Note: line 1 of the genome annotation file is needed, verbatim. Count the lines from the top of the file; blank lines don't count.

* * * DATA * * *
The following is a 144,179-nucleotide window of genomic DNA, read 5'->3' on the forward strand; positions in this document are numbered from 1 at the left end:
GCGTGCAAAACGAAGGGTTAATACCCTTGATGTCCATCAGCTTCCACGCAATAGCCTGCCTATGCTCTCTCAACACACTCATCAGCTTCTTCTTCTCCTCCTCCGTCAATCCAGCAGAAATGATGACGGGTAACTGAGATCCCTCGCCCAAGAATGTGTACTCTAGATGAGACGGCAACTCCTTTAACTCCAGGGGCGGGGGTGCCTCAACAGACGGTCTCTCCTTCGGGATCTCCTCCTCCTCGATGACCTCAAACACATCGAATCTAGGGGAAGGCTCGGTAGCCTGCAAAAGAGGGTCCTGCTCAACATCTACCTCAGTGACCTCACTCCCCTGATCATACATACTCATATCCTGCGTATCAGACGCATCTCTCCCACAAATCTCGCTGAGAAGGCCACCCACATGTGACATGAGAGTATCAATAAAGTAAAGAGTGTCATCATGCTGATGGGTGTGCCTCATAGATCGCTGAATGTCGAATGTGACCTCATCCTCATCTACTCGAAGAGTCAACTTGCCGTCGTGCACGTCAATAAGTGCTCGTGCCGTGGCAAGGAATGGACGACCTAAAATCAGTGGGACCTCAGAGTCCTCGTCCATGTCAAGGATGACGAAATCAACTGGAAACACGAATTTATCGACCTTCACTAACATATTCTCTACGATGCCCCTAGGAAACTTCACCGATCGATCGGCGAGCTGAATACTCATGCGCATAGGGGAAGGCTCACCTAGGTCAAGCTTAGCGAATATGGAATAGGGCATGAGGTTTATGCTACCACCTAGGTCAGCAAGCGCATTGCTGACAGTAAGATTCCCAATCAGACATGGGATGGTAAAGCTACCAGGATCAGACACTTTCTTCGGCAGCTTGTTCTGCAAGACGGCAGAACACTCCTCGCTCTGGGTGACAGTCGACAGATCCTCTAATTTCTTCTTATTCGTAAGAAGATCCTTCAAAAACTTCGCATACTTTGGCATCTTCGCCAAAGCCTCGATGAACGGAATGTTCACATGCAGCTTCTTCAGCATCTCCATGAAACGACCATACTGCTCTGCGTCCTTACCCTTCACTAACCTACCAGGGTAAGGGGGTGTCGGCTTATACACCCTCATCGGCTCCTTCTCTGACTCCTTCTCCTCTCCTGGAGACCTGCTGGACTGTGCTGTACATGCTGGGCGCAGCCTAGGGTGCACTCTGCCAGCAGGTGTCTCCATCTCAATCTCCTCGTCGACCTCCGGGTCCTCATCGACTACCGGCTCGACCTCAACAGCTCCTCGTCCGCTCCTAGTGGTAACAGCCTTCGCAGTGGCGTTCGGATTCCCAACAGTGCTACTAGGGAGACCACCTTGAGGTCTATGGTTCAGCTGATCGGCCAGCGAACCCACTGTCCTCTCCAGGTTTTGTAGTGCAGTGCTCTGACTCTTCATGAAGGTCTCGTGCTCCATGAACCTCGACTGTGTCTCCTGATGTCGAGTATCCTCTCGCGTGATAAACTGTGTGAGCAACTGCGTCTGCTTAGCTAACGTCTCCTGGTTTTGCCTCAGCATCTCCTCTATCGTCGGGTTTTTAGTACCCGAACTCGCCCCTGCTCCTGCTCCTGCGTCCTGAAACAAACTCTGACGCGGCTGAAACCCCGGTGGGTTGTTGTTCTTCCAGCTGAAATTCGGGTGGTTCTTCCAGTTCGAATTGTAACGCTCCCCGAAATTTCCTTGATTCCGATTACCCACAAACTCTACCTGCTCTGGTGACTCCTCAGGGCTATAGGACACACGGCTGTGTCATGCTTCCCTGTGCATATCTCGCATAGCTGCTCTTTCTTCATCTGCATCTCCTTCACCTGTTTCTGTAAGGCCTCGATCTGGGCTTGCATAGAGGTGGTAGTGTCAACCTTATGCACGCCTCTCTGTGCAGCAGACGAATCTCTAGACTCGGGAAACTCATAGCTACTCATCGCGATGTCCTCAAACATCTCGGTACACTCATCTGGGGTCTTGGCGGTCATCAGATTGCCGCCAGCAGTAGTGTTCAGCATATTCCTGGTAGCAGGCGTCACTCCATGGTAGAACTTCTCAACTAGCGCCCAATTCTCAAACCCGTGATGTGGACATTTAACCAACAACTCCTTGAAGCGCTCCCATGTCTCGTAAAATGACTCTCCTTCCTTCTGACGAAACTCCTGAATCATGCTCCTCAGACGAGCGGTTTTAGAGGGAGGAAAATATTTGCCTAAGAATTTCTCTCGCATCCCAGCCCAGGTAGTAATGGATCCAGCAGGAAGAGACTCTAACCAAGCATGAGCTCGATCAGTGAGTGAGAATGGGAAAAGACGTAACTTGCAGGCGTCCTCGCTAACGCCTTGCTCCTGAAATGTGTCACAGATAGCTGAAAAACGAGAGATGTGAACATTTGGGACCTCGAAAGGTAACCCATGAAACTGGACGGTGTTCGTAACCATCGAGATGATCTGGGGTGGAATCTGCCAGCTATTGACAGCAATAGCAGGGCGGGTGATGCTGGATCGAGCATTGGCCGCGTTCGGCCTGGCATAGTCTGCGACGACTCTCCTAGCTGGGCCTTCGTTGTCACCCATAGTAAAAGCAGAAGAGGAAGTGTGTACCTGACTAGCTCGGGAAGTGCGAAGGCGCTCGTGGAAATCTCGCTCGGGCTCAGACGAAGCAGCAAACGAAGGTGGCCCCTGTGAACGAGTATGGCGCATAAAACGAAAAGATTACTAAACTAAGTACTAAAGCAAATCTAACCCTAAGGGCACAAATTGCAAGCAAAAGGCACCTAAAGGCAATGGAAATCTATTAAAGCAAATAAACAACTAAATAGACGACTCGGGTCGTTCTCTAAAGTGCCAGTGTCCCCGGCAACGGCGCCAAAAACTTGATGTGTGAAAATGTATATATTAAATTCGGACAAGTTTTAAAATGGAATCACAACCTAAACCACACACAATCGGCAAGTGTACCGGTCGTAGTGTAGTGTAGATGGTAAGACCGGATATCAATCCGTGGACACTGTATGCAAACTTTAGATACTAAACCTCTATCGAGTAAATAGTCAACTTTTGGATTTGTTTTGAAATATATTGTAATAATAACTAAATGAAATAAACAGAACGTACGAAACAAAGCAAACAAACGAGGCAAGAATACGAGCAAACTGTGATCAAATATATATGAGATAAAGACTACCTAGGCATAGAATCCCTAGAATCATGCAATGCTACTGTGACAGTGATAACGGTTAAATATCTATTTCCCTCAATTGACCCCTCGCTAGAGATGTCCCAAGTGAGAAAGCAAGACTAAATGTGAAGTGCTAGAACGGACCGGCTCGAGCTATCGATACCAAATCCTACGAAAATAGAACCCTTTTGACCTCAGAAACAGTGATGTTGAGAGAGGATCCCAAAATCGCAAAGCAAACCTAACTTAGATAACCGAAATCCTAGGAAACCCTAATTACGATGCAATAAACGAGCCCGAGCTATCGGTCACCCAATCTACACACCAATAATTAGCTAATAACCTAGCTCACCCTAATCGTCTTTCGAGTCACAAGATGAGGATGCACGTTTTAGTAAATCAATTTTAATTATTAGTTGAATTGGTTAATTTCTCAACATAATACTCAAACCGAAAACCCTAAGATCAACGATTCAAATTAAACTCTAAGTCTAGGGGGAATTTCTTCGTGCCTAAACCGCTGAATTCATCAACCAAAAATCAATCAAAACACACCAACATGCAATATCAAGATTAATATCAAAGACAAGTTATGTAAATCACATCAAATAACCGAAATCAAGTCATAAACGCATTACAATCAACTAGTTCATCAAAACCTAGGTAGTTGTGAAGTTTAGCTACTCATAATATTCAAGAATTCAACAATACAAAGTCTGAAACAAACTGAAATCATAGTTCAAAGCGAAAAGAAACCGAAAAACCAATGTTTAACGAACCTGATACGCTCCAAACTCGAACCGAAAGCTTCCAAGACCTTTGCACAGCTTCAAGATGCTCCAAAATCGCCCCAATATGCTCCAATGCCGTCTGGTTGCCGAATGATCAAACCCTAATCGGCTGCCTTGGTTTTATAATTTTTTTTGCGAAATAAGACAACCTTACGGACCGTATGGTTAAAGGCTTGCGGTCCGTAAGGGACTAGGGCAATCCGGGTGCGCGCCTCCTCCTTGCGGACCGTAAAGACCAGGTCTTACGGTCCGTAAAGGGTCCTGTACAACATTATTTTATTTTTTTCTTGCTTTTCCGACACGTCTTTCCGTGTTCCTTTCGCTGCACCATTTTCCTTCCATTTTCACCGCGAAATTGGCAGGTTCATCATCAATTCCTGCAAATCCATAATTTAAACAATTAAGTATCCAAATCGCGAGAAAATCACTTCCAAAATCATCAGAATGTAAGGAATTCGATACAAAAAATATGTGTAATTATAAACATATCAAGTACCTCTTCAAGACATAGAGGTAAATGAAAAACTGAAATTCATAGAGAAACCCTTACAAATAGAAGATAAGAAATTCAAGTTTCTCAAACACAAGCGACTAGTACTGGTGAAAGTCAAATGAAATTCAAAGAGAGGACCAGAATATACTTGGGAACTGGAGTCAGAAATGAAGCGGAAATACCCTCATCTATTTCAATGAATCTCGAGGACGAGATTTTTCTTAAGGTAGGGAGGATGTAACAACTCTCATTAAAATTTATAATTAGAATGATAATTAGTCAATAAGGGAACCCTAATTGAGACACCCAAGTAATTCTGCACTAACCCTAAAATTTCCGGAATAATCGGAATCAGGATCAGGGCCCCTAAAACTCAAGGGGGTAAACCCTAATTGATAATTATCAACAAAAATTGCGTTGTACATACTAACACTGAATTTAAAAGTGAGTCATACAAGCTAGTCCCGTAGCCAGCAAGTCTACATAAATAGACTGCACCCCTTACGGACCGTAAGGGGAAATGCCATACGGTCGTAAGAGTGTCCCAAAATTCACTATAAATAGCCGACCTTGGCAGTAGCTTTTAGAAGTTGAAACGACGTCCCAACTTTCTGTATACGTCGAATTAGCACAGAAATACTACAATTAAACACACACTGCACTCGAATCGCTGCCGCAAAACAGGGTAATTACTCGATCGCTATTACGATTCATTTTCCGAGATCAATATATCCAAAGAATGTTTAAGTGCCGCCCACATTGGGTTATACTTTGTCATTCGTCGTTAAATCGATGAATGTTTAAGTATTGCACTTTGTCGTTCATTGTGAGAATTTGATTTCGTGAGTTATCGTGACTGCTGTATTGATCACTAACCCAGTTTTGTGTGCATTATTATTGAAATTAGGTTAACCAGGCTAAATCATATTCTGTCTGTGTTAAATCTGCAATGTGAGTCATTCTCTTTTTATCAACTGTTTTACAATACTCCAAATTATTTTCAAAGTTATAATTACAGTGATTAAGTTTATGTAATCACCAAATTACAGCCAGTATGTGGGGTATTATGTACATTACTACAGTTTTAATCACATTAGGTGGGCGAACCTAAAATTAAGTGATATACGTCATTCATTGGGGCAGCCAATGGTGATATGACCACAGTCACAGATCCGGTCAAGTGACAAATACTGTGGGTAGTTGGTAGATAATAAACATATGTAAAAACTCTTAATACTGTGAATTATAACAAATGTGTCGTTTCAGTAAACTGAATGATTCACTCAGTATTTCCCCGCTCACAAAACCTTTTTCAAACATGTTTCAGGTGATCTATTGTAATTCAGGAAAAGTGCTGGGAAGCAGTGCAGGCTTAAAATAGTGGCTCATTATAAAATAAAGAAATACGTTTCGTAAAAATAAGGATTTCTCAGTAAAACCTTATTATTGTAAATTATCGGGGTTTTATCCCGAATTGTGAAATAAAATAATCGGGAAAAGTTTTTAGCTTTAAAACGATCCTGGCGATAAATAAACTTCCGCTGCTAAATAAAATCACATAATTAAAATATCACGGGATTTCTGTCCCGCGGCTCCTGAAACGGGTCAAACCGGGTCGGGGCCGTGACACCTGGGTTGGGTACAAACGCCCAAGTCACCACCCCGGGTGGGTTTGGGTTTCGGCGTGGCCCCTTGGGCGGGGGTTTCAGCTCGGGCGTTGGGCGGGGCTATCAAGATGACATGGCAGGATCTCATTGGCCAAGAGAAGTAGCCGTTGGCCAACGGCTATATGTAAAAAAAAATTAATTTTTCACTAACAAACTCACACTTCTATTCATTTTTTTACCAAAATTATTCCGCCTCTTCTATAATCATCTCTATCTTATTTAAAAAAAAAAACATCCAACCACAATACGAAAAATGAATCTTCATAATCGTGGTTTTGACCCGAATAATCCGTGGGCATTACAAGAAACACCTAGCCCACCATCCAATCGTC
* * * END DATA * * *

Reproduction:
The following is a 144,179-nucleotide window of genomic DNA, read 5'->3' on the forward strand; positions in this document are numbered from 1 at the left end: